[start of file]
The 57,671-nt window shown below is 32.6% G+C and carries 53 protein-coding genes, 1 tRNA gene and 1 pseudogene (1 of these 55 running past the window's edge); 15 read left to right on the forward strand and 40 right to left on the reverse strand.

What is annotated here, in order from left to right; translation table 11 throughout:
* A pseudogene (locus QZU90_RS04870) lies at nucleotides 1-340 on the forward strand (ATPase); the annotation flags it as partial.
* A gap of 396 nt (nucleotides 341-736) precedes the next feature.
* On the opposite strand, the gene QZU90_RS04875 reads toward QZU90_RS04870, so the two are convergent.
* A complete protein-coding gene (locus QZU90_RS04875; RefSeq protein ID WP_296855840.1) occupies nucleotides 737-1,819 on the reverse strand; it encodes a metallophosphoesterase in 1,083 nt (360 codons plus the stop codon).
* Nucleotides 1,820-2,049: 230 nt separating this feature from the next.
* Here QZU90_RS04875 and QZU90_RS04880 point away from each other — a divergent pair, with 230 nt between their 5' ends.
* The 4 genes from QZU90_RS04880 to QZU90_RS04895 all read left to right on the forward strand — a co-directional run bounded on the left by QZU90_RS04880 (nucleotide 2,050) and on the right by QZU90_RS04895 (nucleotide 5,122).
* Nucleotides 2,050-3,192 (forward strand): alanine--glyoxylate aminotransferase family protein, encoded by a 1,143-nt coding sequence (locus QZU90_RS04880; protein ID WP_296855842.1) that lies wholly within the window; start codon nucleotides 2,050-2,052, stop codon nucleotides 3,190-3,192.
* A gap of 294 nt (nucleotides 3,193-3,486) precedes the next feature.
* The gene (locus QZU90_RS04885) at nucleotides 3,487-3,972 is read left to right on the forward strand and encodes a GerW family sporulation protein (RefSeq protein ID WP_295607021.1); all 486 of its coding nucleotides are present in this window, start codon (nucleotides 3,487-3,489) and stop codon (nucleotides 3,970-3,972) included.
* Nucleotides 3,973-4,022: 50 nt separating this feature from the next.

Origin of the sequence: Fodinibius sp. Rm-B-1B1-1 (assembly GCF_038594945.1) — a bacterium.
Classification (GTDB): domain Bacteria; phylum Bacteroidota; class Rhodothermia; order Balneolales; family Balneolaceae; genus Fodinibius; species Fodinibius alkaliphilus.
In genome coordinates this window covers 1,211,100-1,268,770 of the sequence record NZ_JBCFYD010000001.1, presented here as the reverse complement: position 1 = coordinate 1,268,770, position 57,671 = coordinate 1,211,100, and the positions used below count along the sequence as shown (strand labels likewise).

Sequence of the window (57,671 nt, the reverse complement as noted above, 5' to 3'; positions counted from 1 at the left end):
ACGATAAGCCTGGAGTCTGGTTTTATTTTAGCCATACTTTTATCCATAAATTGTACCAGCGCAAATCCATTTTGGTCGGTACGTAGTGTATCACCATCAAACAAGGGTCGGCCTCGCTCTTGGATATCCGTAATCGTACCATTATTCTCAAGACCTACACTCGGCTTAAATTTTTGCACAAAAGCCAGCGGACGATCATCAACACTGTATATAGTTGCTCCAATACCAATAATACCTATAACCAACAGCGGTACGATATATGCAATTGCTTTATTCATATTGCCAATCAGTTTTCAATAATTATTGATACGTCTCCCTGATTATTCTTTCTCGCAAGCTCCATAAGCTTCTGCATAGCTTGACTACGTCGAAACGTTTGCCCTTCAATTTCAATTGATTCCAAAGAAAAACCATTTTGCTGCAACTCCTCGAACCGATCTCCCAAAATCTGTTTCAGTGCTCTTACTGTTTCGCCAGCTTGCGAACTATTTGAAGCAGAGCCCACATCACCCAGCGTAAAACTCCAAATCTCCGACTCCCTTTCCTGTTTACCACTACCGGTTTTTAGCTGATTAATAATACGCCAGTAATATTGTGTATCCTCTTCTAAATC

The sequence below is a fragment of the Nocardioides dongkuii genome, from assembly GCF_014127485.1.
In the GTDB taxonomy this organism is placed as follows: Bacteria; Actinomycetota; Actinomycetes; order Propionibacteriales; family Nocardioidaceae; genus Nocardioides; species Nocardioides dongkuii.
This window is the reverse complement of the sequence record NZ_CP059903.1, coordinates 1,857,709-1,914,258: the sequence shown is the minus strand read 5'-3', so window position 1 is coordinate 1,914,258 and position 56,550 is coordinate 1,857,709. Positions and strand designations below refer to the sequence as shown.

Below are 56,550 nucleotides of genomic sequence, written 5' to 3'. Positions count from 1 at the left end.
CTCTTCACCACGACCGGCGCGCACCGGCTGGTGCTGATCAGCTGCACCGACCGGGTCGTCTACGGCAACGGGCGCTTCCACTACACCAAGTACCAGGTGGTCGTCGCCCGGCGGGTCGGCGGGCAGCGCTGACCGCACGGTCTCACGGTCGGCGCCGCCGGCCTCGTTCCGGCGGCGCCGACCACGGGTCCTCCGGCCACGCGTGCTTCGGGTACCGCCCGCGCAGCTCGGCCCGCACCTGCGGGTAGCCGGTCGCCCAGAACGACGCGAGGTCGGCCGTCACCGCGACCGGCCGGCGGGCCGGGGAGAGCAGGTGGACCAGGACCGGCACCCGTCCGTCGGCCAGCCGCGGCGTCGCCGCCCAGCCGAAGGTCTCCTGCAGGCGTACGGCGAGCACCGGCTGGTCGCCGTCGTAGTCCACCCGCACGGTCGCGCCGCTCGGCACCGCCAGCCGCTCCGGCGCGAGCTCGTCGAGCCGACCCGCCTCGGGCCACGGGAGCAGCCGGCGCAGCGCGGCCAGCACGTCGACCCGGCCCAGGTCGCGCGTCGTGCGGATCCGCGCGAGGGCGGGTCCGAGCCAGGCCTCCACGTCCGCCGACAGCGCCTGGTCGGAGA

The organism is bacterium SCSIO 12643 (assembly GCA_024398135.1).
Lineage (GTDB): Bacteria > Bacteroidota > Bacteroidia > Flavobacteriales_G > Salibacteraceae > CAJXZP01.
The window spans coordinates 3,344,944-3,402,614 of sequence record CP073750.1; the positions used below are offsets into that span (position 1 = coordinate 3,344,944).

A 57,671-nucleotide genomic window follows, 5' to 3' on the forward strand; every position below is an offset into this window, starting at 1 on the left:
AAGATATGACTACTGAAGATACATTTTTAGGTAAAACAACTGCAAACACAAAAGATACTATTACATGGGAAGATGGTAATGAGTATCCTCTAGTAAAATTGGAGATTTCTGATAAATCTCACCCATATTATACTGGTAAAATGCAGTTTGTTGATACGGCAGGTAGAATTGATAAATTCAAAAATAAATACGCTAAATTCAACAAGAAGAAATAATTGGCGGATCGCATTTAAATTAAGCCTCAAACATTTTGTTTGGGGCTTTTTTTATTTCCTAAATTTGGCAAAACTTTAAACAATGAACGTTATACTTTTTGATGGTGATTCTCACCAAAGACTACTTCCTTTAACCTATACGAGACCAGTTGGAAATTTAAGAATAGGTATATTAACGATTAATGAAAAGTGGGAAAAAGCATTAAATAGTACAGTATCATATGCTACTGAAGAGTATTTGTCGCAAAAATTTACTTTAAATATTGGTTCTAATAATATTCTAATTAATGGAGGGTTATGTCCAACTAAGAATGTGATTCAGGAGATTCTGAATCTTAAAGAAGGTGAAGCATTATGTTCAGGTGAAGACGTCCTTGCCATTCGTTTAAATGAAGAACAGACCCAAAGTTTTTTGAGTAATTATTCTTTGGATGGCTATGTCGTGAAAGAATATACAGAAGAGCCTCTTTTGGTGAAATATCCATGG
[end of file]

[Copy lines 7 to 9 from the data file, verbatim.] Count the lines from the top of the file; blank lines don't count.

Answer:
* Nucleotides 1,820-2,049: 230 nt separating this feature from the next.
* Here QZU90_RS04875 and QZU90_RS04880 point away from each other — a divergent pair, with 230 nt between their 5' ends.
* The 4 genes from QZU90_RS04880 to QZU90_RS04895 all read left to right on the forward strand — a co-directional run bounded on the left by QZU90_RS04880 (nucleotide 2,050) and on the right by QZU90_RS04895 (nucleotide 5,122).